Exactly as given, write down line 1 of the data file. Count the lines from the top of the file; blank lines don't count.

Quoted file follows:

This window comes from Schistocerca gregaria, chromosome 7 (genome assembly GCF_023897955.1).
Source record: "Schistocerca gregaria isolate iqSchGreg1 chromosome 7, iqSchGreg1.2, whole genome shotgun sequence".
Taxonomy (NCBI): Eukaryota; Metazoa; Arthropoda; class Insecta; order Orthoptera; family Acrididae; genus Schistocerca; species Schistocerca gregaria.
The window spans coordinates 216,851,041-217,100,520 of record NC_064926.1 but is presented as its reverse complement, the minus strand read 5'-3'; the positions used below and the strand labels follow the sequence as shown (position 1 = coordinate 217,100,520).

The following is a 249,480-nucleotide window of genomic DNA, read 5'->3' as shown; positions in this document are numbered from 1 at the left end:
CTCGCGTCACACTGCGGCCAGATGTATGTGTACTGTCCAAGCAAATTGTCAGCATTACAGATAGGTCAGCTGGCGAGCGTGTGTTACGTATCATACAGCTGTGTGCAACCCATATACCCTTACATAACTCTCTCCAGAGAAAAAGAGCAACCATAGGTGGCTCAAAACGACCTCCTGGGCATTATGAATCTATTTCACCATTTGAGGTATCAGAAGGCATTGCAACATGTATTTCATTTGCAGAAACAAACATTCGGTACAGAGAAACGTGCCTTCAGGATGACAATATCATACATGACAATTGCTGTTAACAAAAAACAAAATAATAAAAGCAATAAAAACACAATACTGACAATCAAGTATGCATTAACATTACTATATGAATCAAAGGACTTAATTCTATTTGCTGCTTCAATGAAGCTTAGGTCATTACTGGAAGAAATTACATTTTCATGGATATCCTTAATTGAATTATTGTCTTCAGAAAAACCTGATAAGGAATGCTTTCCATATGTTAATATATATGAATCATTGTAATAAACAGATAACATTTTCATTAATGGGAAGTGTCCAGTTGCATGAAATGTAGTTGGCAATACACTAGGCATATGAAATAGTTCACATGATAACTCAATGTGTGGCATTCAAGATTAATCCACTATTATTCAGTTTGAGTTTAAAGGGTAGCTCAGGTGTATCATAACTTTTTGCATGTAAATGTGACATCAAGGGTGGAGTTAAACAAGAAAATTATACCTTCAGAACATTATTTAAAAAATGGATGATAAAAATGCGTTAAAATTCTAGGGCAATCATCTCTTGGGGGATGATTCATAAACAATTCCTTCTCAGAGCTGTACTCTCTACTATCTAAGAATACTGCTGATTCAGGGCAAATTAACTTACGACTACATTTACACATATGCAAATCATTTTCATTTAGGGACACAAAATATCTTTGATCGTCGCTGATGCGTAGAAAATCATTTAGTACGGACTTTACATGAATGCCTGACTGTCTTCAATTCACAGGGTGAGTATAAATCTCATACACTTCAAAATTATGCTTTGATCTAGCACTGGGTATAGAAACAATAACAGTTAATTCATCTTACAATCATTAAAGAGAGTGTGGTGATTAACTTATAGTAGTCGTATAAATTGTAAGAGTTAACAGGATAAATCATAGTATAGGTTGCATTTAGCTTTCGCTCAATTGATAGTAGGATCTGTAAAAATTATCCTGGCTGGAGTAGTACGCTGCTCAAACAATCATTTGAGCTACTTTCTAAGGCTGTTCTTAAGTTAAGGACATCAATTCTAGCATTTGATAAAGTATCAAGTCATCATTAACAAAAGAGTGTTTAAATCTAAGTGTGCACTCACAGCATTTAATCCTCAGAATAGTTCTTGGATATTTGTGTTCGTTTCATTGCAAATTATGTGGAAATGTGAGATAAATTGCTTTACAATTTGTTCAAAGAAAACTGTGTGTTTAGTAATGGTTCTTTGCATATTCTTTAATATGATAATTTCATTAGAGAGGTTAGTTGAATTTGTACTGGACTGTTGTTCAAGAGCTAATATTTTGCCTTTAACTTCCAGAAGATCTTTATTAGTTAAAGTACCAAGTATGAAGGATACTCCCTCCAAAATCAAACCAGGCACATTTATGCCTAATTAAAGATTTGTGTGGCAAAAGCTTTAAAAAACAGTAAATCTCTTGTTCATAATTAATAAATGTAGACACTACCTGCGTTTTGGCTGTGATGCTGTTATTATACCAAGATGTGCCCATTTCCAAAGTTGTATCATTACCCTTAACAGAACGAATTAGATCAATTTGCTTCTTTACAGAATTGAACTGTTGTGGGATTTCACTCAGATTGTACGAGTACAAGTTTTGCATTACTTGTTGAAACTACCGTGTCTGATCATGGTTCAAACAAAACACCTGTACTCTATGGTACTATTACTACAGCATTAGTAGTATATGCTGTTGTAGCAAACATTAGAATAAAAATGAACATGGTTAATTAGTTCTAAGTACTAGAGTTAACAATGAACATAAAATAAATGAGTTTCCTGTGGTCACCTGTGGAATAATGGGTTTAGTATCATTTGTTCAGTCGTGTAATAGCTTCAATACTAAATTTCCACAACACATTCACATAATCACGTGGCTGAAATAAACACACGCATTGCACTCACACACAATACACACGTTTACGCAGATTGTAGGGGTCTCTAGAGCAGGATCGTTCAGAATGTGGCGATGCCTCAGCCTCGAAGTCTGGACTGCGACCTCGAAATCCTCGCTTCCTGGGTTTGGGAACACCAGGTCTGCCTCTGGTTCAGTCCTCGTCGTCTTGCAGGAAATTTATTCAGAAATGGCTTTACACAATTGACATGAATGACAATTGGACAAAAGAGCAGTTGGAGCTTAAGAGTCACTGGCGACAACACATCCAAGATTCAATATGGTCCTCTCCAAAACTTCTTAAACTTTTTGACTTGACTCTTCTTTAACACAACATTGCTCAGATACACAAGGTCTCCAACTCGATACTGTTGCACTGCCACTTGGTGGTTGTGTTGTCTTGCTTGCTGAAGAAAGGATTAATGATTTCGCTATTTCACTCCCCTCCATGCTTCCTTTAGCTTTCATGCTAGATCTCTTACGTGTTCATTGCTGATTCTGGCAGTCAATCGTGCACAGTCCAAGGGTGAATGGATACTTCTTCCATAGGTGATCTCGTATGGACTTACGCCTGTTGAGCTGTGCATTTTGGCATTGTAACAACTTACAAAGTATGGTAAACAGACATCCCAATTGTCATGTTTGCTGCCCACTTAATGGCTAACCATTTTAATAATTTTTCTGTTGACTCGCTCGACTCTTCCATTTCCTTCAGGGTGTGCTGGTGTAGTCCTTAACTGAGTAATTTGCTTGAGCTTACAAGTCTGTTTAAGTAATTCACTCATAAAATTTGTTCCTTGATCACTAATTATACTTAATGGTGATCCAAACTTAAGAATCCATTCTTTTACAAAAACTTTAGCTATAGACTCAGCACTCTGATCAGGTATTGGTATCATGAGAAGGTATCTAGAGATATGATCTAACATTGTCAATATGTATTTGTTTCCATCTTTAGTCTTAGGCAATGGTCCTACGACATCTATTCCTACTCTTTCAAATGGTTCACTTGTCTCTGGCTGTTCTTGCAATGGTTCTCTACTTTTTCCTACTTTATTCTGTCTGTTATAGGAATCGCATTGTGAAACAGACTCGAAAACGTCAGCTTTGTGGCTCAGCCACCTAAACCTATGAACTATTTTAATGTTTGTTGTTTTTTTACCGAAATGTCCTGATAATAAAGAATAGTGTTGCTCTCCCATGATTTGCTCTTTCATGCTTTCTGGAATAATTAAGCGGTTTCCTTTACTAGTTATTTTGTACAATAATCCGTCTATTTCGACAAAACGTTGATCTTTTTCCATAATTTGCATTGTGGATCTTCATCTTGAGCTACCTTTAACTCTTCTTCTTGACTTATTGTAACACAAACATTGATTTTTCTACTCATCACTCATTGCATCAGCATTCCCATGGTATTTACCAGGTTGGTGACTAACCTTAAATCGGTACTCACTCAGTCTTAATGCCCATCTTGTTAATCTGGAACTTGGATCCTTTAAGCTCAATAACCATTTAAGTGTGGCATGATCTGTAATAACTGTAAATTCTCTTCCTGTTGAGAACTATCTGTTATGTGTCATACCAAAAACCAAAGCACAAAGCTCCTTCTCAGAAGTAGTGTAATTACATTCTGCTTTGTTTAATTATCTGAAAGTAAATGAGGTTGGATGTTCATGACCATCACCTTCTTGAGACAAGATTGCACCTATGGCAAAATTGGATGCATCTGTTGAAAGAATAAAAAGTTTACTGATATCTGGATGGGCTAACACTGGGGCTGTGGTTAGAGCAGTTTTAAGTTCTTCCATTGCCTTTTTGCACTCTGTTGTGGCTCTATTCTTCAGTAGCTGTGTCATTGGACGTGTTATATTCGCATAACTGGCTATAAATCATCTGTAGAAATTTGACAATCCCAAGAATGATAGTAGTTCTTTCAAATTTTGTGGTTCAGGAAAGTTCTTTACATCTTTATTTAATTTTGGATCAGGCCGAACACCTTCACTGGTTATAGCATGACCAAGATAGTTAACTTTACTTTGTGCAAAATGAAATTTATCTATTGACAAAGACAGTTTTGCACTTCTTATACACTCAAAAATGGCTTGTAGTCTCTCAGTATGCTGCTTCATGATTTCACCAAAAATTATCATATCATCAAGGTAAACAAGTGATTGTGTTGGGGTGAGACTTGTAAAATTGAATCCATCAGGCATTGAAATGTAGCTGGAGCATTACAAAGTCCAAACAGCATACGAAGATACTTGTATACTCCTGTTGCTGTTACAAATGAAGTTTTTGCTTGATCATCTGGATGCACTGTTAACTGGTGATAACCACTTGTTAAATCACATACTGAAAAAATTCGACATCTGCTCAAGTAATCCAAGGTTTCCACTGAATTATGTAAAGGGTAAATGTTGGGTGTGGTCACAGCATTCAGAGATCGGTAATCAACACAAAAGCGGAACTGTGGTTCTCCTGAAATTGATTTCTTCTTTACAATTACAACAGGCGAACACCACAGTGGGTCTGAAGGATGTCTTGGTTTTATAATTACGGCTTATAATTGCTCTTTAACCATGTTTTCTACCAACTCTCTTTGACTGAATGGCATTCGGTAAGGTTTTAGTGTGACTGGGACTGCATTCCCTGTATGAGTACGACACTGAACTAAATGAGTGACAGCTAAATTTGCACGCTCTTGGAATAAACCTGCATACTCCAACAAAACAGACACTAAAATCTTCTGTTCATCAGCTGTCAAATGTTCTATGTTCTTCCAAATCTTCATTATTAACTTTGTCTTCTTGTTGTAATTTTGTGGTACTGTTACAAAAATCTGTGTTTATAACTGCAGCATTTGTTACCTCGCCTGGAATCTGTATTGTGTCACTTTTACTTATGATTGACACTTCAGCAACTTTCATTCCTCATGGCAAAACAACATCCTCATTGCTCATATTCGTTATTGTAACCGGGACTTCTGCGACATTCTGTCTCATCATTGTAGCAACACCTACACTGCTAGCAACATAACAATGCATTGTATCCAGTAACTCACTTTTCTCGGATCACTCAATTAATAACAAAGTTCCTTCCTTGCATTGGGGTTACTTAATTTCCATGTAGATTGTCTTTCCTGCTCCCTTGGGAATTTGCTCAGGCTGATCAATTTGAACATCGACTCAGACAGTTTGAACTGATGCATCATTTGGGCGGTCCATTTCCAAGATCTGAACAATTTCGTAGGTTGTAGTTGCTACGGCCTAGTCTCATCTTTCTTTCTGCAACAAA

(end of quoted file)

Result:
This window comes from Schistocerca gregaria, chromosome 7 (genome assembly GCF_023897955.1).